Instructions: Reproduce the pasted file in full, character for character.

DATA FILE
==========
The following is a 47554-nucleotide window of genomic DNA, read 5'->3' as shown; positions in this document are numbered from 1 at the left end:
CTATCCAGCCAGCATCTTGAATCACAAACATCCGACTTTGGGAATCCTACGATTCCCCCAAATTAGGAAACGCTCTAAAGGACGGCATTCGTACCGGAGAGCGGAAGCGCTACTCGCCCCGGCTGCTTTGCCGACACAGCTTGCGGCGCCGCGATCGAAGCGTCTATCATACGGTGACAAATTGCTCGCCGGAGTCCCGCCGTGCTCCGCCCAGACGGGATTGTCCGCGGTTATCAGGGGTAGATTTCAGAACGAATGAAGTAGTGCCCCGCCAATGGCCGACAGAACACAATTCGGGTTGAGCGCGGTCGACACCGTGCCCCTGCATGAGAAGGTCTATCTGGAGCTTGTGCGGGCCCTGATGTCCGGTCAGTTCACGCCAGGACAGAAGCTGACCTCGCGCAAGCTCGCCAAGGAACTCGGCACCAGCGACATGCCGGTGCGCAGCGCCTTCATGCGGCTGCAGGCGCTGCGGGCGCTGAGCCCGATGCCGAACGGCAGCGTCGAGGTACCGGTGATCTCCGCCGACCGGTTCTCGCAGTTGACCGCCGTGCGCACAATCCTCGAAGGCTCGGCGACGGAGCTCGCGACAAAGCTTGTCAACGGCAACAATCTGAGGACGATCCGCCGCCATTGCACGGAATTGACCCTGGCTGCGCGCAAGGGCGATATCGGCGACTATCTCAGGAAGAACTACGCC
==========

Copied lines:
The following is a 47554-nucleotide window of genomic DNA, read 5'->3' as shown; positions in this document are numbered from 1 at the left end:
CTATCCAGCCAGCATCTTGAATCACAAACATCCGACTTTGGGAATCCTACGATTCCCCCAAATTAGGAAACGCTCTAAAGGACGGCATTCGTACCGGAGAGCGGAAGCGCTACTCGCCCCGGCTGCTTTGCCGACACAGCTTGCGGCGCCGCGATCGAAGCGTCTATCATACGGTGACAAATTGCTCGCCGGAGTCCCGCCGTGCTCCGCCCAGACGGGATTGTCCGCGGTTATCAGGGGTAGATTTCAGAACGAATGAAGTAGTGCCCCGCCAATGGCCGACAGAACACAATTCGGGTTGAGCGCGGTCGACACCGTGCCCCTGCATGAGAAGGTCTATCTGGAGCTTGTGCGGGCCCTGATGTCCGGTCAGTTCACGCCAGGACAGAAGCTGACCTCGCGCAAGCTCGCCAAGGAACTCGGCACCAGCGACATGCCGGTGCGCAGCGCCTTCATGCGGCTGCAGGCGCTGCGGGCGCTGAGCCCGATGCCGAACGGCAGCGTCGAGGTACCGGTGATCTCCGCCGACCGGTTCTCGCAGTTGACCGCCGTGCGCACAATCCTCGAAGGCTCGGCGACGGAGCTCGCGACAAAGCTTGTCAACGGCAACAATCTGAGGACGATCCGCCGCCATTGCACGGAATTGACCCTGGCTGCGCGCAAGGGCGATATCGGCGACTATCTCAGGAAGAACTACGCC